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I agree with Henry Towsner that the terminology "reverse mathematics" is generally used only for things in or near second-order arithmetic. If, however, you're interested in situations where one tries to prove a theorem from some axioms and then show that the axiom actually follows from the theorem, regardless of whether these situations are called "reverse mathematics", then I'd point to the study of weak forms of the axiom of choice. Here the base theory is ZF (or perhaps a variant ZFA that allows atoms), the additional axioms that one considers are the axiom of choice and weakenings of it, and one tries to show that various results of ordinary (not set-theoretic) mathematics are equivalent (over ZF) to one or another of these axioms. The book "Consequences of the Axiom of Choice" by Paul Howard and Jean Rubin gives lots of examples.

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This is mostly a comment on the proposed example of Pappian planes.

One of the aspects of the Reverse Mathematics methodology is to analyze results in their natural setting, which is then distilled to its essential parts in the hope of extracting the minimal axiomatic setting to prove the given results. So, what is the natural setting for the Pappian plane result? In other words, what is the natural background theory to state this result? It's not the theory of projective planes since "field" makes no sense there; it's also not the algebraic theory of fields since "projective plane" makes no sense there. This is a result in elementary model theory. More specifically, it is a strong mutual interpretability result:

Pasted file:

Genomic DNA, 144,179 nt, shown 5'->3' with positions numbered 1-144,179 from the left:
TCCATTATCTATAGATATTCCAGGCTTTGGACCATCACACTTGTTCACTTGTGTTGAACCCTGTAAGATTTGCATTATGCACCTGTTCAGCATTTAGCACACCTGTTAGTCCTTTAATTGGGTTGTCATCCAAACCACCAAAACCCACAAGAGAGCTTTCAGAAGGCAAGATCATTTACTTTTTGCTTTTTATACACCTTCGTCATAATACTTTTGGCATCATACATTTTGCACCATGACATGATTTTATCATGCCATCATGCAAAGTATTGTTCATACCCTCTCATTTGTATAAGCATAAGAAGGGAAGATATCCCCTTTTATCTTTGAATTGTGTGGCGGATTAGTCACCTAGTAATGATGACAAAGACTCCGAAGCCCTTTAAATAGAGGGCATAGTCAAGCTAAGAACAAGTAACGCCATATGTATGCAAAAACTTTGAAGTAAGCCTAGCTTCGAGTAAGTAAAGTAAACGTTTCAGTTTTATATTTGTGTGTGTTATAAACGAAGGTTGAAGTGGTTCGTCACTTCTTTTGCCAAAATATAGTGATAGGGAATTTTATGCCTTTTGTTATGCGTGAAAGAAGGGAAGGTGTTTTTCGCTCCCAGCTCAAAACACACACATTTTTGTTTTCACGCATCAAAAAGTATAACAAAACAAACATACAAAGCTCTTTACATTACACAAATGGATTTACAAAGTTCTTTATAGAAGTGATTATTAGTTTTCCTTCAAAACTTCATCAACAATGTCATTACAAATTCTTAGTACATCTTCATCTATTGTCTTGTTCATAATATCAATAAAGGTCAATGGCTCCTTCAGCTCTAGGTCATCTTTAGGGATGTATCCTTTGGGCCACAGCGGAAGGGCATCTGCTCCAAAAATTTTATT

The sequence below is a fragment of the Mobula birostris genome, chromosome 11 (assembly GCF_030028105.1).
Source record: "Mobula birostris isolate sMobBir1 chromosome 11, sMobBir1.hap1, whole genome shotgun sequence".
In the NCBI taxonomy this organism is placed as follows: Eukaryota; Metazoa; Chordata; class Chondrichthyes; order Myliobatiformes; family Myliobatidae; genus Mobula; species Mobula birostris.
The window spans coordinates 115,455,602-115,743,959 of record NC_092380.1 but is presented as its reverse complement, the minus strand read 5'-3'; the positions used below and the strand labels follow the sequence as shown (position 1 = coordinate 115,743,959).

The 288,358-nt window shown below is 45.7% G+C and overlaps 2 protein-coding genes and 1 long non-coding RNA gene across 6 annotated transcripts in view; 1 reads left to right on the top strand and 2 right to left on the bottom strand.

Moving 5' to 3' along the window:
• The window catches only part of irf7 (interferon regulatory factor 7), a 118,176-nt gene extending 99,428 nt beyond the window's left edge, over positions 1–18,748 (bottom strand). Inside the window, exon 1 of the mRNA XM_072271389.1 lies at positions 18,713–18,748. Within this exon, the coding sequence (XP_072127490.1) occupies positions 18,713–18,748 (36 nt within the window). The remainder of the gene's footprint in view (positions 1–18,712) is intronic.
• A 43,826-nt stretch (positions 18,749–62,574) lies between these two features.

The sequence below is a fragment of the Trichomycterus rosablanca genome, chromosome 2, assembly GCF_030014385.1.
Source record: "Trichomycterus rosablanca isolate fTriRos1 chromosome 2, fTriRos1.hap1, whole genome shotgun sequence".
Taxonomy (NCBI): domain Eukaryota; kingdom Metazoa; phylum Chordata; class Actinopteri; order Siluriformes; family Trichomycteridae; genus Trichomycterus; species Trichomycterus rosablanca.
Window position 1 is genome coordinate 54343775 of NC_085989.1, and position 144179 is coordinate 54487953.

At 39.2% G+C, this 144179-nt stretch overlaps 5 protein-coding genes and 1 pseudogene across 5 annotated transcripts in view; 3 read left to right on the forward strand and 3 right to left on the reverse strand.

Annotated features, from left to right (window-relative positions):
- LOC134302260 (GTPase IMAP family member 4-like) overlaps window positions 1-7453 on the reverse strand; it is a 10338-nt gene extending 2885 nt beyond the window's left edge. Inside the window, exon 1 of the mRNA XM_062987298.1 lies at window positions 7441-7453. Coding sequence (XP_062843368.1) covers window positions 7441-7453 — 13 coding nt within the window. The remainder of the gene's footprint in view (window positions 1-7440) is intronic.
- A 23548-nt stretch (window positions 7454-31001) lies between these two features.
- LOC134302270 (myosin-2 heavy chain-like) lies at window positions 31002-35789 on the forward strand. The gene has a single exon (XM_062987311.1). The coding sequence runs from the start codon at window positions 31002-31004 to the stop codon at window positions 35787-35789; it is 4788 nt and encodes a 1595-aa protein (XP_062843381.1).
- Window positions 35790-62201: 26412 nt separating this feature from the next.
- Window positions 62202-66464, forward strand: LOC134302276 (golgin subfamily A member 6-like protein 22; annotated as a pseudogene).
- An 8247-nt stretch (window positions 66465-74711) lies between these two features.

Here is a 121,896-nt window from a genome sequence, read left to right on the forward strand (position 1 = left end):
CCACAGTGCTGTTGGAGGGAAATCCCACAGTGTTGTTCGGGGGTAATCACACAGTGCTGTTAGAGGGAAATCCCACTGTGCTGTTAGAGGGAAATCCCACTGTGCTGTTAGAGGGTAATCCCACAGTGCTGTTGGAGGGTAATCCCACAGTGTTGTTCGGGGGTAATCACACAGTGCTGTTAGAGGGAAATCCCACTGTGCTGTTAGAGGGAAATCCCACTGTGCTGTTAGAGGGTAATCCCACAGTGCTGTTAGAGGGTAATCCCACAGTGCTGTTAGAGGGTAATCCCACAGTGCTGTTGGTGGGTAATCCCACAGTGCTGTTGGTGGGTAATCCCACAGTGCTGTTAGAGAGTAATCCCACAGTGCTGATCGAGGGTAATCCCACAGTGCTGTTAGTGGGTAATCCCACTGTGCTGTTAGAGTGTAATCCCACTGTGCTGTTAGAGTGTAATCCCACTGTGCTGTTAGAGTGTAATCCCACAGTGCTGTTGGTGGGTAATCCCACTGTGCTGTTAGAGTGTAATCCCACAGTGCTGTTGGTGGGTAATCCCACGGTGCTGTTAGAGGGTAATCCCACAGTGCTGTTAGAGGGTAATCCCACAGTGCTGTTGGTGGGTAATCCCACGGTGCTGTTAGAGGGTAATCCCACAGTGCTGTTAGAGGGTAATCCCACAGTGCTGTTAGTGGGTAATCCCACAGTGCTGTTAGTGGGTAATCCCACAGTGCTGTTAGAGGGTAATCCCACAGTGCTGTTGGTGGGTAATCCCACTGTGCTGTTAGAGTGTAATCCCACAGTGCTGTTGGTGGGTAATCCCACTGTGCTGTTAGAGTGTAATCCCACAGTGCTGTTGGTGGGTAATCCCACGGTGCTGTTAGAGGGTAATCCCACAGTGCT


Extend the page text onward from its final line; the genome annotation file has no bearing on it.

• Every field can interpret a Pappian projective plane using coordinates. More precisely, in the language of fields, one can interpret points and lines using tuples of numbers, interpret the incidence and equality relations, and this interpretation always results in a Pappian projective plane.

  • Every Pappian projective plane can interpret a field. More precisely, using three (or four?) points in a certain position, one can interpret $0$, $1$, geometric relations that define addition and multiplication of points on the line joining $0$ and $1$, and the result satisfies the field axioms.

  • These two interpretations are inverses of each other in the sense that if one composes them, the outcome is an isomorphic copy of the original object.

Mutual interpretations of this kind have an important role to play in Reverse Mathematics but mostly for background theories. For example, these are used for transferring results back and forth between subsystems of second-order arithmetic, subsystems of set theory as well as other systems with different languages.

In the context of model theory, the mutual interpretation between fields and Pappian planes has little Reverse Mathematics content since the back and forth translations are purely syntactic and easily computable. (Perhaps there might be some interest in Bounded Reverse Mathematics if the translations have some non-trivial computational content.)

There are result of this type which would be more in the flavor of Reverse Mathematics. The mutual interpretation extends to Desargesian planes and division rings. Given that, Pappus's Theorem on the geometric side is equivalent to the commutativity axiom on the algebraic side. Similarly, the existence of a Fano configuration is equivalent to 1+1=0. These equivalences can be construed as "reversals" in the theory of division rings or in the theory of projective planes.